You can have all the fire-dancers and live music you want, but if what you’re taking off the grill is flavorless or just a flaming piece of charcoal with a meat-like center, your gathering won’t go down in history in any kind of positive way. Below, we explore local barbecue sauces and go over the basics of grilling—two items to overlook at your own party peril.
On the Sauce: Sampling Utah’s own basting and marinating delights
When the grills of summer heat up, meat’s the main treat. And while some like their prime cuts simple, others love the accompaniment of a fine sauce or marinade. We sampled five Utah-made recipes—with grilled chicken and pork back ribs, just for the sake of variety—so you can put a local spin on your backyard preparations.
T&J Foods (TAndJFoods.com) of Washington, Utah, makes a variety of sauces, but the T&J’s All in One is aptly named. This deliciously tangy sauce has a wonderfully complex flavor, combining citrus juice with vegetables like carrot and parsnip to complement the tomato base. It was a wonderful complement to the chicken, yet also had just the right amount of spice to stand up to the ribs.
The similarly versatile Little Oats Bar-B-Que & Marinade Sauce comes from Tooele-based Little Oats (LittleOats.com). A tropical touch of pineapple juice blends with other savory ingredients for a zesty mix that adds plenty of oomph to both the chicken and the ribs.
To locals, Snap Daddy’s (SnapDaddys.com) products are likely most familiar from supermarket shelves and radio ads, with three unique varieties. We tried the Snap Daddy’s Original Bar-B-Que Sauce, which had a deep, rich and smoky flavor perfect for the ribs (and likely for steaks and burgers, as well). It did, however, tend to overwhelm the milder chicken.
Also better for red meat than white meat is WTF Specialty Marinade, named for its maker Walt’s Tasty Flavor (WTFMarinade.com). Unlike the other sauces, this isn’t a tomato-based sauce, but an herb-filled mixture packing a powerful burst of jalapeño pepper sauce. Pick a rich cut to stand up to it.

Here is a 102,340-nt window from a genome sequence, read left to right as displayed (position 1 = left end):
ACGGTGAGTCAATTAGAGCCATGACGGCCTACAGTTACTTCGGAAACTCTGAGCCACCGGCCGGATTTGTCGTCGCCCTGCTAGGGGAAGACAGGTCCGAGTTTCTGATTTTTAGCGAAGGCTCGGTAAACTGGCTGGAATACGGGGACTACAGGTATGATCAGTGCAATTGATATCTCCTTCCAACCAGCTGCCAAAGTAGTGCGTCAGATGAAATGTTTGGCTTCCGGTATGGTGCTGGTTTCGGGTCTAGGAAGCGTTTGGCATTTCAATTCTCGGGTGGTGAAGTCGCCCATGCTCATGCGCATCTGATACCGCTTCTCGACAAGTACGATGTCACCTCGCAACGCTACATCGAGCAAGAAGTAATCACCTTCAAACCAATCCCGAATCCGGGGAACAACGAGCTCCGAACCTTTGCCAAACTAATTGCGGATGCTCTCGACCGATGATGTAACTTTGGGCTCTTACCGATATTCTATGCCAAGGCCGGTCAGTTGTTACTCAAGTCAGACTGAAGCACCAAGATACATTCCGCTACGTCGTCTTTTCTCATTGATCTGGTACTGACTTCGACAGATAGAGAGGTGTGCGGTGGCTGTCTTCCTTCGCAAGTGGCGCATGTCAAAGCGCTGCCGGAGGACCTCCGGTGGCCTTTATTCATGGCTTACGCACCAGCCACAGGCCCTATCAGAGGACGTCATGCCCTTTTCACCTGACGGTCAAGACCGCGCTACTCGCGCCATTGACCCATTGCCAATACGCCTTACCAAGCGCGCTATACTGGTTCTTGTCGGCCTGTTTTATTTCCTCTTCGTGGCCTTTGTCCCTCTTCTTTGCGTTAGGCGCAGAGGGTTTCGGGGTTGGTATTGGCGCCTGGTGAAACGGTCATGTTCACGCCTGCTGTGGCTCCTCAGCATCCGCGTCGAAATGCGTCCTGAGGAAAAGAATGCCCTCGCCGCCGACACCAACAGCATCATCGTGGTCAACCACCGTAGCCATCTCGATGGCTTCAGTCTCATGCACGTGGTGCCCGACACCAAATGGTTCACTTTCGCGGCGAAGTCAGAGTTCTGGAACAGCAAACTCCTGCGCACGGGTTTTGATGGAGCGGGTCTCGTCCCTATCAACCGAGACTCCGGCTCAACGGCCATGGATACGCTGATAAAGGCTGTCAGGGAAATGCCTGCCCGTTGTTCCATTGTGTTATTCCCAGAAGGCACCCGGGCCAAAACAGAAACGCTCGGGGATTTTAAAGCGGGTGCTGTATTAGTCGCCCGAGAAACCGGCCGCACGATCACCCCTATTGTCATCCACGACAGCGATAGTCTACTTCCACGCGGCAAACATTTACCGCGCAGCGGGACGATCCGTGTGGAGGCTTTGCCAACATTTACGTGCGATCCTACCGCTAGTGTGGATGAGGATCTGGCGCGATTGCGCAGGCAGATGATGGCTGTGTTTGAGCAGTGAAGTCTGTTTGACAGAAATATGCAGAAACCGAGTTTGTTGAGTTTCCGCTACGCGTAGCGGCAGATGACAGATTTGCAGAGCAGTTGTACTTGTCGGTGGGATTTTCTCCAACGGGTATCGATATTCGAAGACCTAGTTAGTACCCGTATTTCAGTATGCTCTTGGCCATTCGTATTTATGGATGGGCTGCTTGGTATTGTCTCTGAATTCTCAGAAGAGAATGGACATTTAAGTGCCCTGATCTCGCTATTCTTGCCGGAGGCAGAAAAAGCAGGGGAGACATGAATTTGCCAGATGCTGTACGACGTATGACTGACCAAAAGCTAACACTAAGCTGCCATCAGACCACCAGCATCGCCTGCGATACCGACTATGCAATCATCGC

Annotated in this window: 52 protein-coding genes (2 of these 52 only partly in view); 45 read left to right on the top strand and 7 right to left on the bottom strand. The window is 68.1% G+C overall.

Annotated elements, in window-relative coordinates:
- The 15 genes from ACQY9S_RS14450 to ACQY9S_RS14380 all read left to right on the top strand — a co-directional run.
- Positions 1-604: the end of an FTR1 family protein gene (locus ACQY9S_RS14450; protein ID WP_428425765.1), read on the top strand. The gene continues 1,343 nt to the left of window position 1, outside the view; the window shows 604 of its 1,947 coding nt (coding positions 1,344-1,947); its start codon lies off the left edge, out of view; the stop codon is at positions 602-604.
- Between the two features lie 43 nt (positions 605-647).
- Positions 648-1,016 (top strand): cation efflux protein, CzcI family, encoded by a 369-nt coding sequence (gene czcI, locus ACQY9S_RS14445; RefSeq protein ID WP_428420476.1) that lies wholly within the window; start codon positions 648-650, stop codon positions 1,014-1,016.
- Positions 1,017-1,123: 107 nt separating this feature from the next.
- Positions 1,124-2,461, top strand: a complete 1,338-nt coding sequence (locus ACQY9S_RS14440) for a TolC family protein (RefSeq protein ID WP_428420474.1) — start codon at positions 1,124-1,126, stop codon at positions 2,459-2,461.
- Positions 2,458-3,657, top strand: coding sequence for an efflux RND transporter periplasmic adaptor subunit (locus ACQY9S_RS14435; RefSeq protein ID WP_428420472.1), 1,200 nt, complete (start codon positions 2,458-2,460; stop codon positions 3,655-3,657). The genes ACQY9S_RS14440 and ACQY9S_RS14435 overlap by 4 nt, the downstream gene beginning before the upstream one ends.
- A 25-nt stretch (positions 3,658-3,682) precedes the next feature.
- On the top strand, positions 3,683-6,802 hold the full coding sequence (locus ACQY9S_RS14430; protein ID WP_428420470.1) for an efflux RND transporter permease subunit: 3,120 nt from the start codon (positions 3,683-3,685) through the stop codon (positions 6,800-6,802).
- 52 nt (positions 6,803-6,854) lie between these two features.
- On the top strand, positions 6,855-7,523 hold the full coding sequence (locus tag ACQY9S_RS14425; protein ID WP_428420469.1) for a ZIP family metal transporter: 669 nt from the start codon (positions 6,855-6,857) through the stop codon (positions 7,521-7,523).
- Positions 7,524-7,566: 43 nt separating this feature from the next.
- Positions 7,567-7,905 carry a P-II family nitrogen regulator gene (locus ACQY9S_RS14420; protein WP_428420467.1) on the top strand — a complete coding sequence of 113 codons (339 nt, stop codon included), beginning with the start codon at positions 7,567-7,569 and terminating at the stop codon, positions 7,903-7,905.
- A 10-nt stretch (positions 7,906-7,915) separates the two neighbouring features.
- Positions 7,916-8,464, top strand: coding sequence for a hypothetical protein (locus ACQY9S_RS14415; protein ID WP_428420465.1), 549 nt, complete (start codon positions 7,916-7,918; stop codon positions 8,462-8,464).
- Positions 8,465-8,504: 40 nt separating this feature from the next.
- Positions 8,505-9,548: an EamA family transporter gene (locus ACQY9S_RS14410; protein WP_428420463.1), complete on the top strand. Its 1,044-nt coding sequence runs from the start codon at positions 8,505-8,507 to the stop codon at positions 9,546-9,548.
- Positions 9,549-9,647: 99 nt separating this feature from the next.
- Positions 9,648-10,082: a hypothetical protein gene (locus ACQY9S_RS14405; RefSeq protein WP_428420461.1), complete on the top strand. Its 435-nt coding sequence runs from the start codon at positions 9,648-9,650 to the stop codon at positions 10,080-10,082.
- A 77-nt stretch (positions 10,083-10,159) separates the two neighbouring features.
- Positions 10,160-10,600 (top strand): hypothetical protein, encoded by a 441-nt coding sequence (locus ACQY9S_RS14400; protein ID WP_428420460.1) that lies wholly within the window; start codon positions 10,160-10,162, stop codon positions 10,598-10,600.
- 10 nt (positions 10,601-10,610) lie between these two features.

For those with a taste for more traditional molasses-y sauces, Jeri’s Gourmet & Bar-B-Que Sauce provides an alternative. There’s a whole lot of sweetness here that worked well with chicken, but was less successful with the ribs. Advertised on the label as a “concentrate,” it should be kept thick for a dipping sauce, or diluted for use as a marinade.
Grilled to Perfection: Choosing the method that’s right for you
Cooking outdoors: It’s a return to our primal roots of roasting meat over a fire. Plus, it’s one of the rare opportunities to get those men to make dinner, amirite, ladies?
But for something with such primitive foundations, the subject sure can get people worked up. For some, cooking only with charcoal—plus maybe a little hardwood—provides the “authentic” grilling experience. Gas grilling is somehow treated as a shabby modern-day crutch for those not sufficiently manly to handle a real fire.
Yet, as with so many things in life, getting it right is ultimately much more important than doing it the way someone else tells you is “the right way.” When it comes to grilling meat, that right way is generally two-tiered heat. For a charcoal grill, that means building your coals into a pyramid, so that you have a hotter center of the grill than the edges; for a gas grill, that means heating up all burners on high at first, then turning some of them down to low.
The reason for this is fairly simple, yet too-often ignored by weekend grill chefs. No matter what kind of meat you’re using, there are two competing needs: getting that great grill sear, and achieving the necessary level of “doneness.” Keep your meat only on high heat and you’ll have an extra charcoal briquette before it’s cooked through; keep it only on low heat and you might as well have just thrown it in the oven.
Your goal, then, should be a combination of the two. Start your meat on the highest heat—either the center of your charcoal pyramid, or a gas burner on high—for two minutes a side to get your great sear. Then move it to the lower heat to finish—anywhere from a couple more minutes for a medium-rare steak to eight or 12 minutes for a pork chop or boneless chicken breast. Bon appetit!